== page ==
Be a thinker for progress

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Majoring in classics is a superb instrument in exploring the broad liberal arts landscape. It combines rigorous technical training, an immersion in outstanding literature and art, and deep historical, philosophical and theological study. Perhaps the oldest of academic fields, it inspires and informs contemporary research and provides avenues to many different careers and professions. And the career options are endless — the study of classics at UVM leaves students ready to pursue a variety of fruitful careers in a most informed state of mind. Explore careers in the Classics.

The UVM Classics department offers three majors: Greek, Latin, and Classical Civilization. The Greek and Latin majors are language intensive and provide superb preparation for students interested in going to graduate school in Classics or a related field (like archaeology, linguistics, or ancient philosophy), or to become a secondary school teacher. The Classical Civilization major also provides excellent all-around preparation, but offers students a bit more flexibility. For example, all Greek and Latin language courses count towards it as do some related courses taught in other departments. Many students double-major in Classical Civilization and another field of interest.


Learning Goals and Requirements for Majors in Classical Civilization

  • That students possess a broad and detailed knowledge of Greek and Roman history (chronology, institutions, major figures and events, cultural practices and values) and that they be able to situate classical authors, literary genres, and particular works within an historical context;
  • That they understand the nature of evidence and can use and evaluate it appropriately (e.g., primary v. secondary sources, evidence from art and archaeology, the transmission history and state of extant authors' works, etc.);
  • That they have an informed appreciation of the pervasive influence of the Greek and Latin Classics over the centuries up to and including the present day.

Requirements for Classical Civilization (B.A.) 

Learning Goals and Requirements for Majors in Greek and/or Latin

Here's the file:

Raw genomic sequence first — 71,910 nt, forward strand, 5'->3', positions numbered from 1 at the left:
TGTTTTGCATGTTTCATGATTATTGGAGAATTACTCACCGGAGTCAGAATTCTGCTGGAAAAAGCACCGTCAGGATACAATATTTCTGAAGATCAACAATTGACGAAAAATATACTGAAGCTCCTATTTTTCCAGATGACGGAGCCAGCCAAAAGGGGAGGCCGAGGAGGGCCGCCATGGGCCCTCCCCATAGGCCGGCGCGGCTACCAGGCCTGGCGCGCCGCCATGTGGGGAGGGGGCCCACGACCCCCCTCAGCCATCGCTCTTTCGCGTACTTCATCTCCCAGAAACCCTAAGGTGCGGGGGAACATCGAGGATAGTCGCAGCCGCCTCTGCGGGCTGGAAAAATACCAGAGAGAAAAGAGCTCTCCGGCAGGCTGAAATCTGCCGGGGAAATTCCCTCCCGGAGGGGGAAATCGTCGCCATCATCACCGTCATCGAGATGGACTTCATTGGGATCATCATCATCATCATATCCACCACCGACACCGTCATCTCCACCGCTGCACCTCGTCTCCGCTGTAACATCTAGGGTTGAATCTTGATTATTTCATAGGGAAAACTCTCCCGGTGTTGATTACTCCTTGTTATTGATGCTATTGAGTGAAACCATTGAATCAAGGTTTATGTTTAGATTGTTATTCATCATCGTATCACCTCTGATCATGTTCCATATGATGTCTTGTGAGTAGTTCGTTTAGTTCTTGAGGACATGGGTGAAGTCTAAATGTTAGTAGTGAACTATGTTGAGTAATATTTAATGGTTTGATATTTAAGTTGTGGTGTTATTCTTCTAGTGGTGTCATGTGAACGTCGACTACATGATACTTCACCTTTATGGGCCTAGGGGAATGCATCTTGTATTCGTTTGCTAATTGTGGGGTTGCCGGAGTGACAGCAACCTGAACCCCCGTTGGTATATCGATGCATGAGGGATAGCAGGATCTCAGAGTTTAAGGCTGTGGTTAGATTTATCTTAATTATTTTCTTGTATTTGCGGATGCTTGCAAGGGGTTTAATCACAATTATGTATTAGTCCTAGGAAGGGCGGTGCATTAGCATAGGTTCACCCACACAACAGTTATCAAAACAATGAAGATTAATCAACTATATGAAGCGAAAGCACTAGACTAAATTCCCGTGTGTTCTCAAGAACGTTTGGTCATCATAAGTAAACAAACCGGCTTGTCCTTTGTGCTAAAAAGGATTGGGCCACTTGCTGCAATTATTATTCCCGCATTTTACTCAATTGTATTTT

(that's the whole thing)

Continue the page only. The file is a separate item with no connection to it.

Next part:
• That students have a good working knowledge of the morphology, vocabulary, syntax, and idiom of ancient Greek/Latin prose and poetry;
  • That they have accurate knowledge of, and sensitivity to, the historical and literary context of key works of Greek/Latin literature (e.g., authors, genres, periods, characters/persons, reception/influence);
  • That they are familiar with the methods of analysis (both literary and historical) used in interpreting ancient literature.

Requirements for Greek (B.A.) 
Requirements for Latin (B.A.) 
List of Related Courses (PDF)
Self-Paced Greek Contract and Self-Paced Latin Contract


Beyond the classroom

actors performing HelenUVM faculty and students in the department actively share the richness of classical heritage through community collaborations. A recent example is a newly crafted production of Euripides’ “Helen," in honor of retiring faculty member Z. Philip Ambrose.

“We thought there would be public interest in staging ancient Greek drama in Burlington, and we think ‘Helen’ is a good test of that,” explains Franklin. “In its own day it was considered somewhat avant garde, a quasi-comedic whitewash of Helen of Troy who, instead of abandoning Menelaos to run off with Paris and cause the Trojan War, remains virtuous and is sent by the gods for safe-keeping in Egypt. The play shows that not all tragedy is ‘doom and gloom’ –it can also be fun and thought-provoking."

This production, presented March 22-25 at the Black Box Theater in Burlington, featured a new translation written by UVM classics faculty members and some of Ambrose’s former students—two of whom are now teaching in the department (Professor Mark Usher and Associate Professor Angeline Chiu). Classics students were  primary performers and crew members—members of the greater Burlington community contributed music and acting skills to the production. 

A Magnet School for Classics Majors

Residents of Maine, Rhode Island, and Connecticut who wish to major in Latin and/or Greek at UVM are eligible for a substantial “Tuition Break” (around $7,800.00 on average) through the New England Board of Higher Education (NEBHE) Regional Student Program. Students must be enrolled each term in at least one class that contributes to a Greek or Latin major. The discount should be applied automatically for entering students who have declared a Greek and/or Latin major. Current UVM students who change their major to Greek and/or Latin must alert the Registrar’s Office that they are now eligible for the NEBHE Tuition Break. The Tuition Break cannot be applied retroactively to semesters already completed. We are happy to advise prospective students: please contact to schedule a telephone appointment.


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